As ever, thanks to the good folks at TransScripts TG Fiction for encouragement and for listening patiently while I agonised over various points of plot. The result was a surprisingly gentle tale… with some “fladge” that I’m really proud of.

London Calling

It’s been some years since Chris Archer (sometimes Christina Bowman) gave up on Fictionmania and BigCloset. I think we’ve all had our own problems with bizarre reviews, at times: perhaps that’s why Chris chose to branch out instead – as you’ll see if you investigate the link to ‘Chrysalis2017’ in the sidebar.

There’s nothing particularly wrong with story hosting in a blog format, but a collection of web pages are one thing and an ebook is quite another. A good story deserves a place on your tablet, leading to a somewhat different, more natural style of reading. The good story in question is ‘Special Inquiries’, a crime novel set in London and featuring a trans character, IT expert Abi Mayland.

I’ve been saying this for years, but I’ll say it again: this is a game-changer. People who share my interest in T* lit inhabit a very tiny corner of the Internet and it’s rare that our community produces something that deserves the attention of the mainstream: a story that really is a story, worth reading even if you’re not remotely interested in gentlemen who pretend to be ladies.

Special Inquiries book cover
Worth the asking price for the cover alone! Er…

Game-changing features that demonstrate a break with the majority of T* efforts begin with its production values: here’s an author who understands grammar and bothers to proofread properly. (For contrast, I recently gave a one-star review to ‘She Made me a Women: a Crossdressing Tale’ by Suzie Wang. Pro-tip, Suzie: people aren’t going to buy your plagiarised drivel if you can’t even produce a grammatical title…)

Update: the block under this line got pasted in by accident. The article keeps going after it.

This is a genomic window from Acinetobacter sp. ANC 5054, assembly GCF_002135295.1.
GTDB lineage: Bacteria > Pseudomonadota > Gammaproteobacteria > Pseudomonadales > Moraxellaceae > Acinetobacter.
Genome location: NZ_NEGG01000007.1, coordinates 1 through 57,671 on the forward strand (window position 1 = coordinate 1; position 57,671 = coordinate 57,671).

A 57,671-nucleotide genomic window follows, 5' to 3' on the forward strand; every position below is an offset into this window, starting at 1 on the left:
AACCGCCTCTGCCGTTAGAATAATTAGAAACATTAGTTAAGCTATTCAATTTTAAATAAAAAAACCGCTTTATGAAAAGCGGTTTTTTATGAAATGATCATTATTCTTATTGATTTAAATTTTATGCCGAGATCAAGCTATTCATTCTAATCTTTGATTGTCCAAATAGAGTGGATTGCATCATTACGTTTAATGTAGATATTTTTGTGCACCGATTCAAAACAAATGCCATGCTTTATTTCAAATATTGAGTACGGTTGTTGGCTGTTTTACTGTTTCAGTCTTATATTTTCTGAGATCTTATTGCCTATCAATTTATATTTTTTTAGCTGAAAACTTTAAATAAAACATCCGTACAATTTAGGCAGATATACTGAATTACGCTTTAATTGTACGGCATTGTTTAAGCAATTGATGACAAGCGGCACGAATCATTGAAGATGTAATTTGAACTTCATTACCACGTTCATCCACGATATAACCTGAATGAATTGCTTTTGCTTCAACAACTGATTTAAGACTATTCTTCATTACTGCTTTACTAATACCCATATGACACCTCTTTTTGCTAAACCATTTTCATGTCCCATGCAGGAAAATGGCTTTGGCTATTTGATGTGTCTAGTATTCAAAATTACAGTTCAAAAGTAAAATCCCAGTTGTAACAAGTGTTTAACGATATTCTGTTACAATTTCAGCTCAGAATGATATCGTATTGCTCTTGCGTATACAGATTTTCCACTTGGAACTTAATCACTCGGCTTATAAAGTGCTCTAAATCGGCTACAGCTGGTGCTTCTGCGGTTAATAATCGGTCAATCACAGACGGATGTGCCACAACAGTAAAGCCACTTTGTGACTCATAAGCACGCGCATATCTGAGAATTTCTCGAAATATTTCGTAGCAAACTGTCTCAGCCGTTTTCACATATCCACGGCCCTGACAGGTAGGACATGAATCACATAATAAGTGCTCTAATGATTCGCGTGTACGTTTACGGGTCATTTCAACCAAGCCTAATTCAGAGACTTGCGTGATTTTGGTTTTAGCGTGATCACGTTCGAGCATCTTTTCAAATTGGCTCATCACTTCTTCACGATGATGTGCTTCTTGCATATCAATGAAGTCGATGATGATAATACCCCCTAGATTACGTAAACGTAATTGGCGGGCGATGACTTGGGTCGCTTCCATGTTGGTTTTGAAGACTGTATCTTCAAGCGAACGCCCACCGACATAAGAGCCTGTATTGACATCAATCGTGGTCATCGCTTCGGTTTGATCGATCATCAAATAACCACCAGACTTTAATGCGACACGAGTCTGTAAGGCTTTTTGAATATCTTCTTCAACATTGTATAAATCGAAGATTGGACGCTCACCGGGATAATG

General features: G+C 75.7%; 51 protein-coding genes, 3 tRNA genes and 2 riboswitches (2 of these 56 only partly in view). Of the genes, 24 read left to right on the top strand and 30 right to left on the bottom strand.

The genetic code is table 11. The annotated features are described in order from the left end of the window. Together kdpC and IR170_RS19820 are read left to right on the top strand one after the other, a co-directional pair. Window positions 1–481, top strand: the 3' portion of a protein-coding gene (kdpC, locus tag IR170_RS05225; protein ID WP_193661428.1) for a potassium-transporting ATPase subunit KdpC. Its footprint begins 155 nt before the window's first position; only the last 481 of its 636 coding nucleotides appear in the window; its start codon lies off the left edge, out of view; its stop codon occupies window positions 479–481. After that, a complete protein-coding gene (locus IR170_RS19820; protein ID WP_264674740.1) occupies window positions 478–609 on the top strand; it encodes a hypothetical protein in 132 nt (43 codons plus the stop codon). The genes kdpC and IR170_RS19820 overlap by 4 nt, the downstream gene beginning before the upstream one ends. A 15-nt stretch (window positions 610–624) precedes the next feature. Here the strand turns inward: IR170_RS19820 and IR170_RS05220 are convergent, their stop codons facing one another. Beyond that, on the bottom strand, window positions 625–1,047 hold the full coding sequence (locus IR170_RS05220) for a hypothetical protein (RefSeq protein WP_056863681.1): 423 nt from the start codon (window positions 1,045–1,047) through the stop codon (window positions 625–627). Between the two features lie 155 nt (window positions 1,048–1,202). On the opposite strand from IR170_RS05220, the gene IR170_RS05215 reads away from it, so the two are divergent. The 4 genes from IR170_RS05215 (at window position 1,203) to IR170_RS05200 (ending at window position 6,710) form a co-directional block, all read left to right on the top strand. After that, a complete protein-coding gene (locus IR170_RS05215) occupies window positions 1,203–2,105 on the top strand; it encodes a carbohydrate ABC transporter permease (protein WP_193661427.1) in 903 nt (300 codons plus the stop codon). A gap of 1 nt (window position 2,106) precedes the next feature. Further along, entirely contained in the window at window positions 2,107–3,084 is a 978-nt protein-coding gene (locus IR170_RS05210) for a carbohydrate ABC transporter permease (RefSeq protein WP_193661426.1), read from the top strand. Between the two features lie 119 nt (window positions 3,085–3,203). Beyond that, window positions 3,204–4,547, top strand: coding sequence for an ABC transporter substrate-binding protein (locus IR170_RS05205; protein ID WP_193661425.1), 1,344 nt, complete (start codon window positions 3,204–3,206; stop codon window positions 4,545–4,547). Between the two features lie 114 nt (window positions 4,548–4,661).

‘Special Inquiries’ isn’t just technically good, though: Abi Mayland is a fascinating character, made so by her flaws. In this, she works rather like Saga Norén in the Danish/Swedish TV series ‘The Bridge’. Norén’s Asperger’s is what makes her interesting, and in Abi Mayland we see her trans nature work in a way that feels (to me, at least) similar. Good characters need weaknesses. Abi’s not a tough police officer: she’s just been brought in for her computer skills and the result is a vulnerable yet resourceful character that you’ll love.

In a recent thread on Fictionmania, ‘Nothing new or exciting in FM’, the community lamented that so many of the stories there (in all their many, many parts) were formulaic. User ‘Ralphi’ extended that to stories on Amazon, too: “He crossdressed, sex happens, story over. And his crossdressing could be replaced with rubber, leather, diapers, boxers, or anything and the story doesn’t change.”

I’d like to think that some stories are better than that, but it’s certainly a genre that has yet to find its own Marcel Proust. Still, while we’re waiting for that noble personage to show his or her stuff, here’s a lovely little T* novel that we can all read.

Just one complaint: the bitch is giving it away for free. How am I supposed to afford treats for my cat, Dzhugashvili, when I’m trying to sell books and a rival offers you quality novels like this, completely kostenlos?

Still, here’s wishing Chris every success with it. Find a free download of ‘Special Inquiries’ on Smashwords and tell her Bryony sent you.

Caught Out

WordPress is a bit funny about hosting ebooks for download, but let’s see if I can make this work if I offer you a PDF…

‘Caught Out’ (or “caught with consequences”) is a classic theme in T* lit, but in this case the title is taken from the slang term used by those who hitchhike aboard freight trains: they call it catching out.

Shawn Dyson dresses in the clothes of his late mother, finding that this helps him to cope with his feelings. When his step-father bursts in to find Shawn dressed, both are shocked. Shawn decides that he has to run away and on his low budget, that means a freight hop – but you never know where you’ll end up once you hear the whistle of a distant freight train.

I shared this short story on Big Closet a while back and it’s been ‘story of the week’ over at Anna’s place, but I never did put it on Fictionmania. If you haven’t seen it before, enjoy…

Schooled: Revisited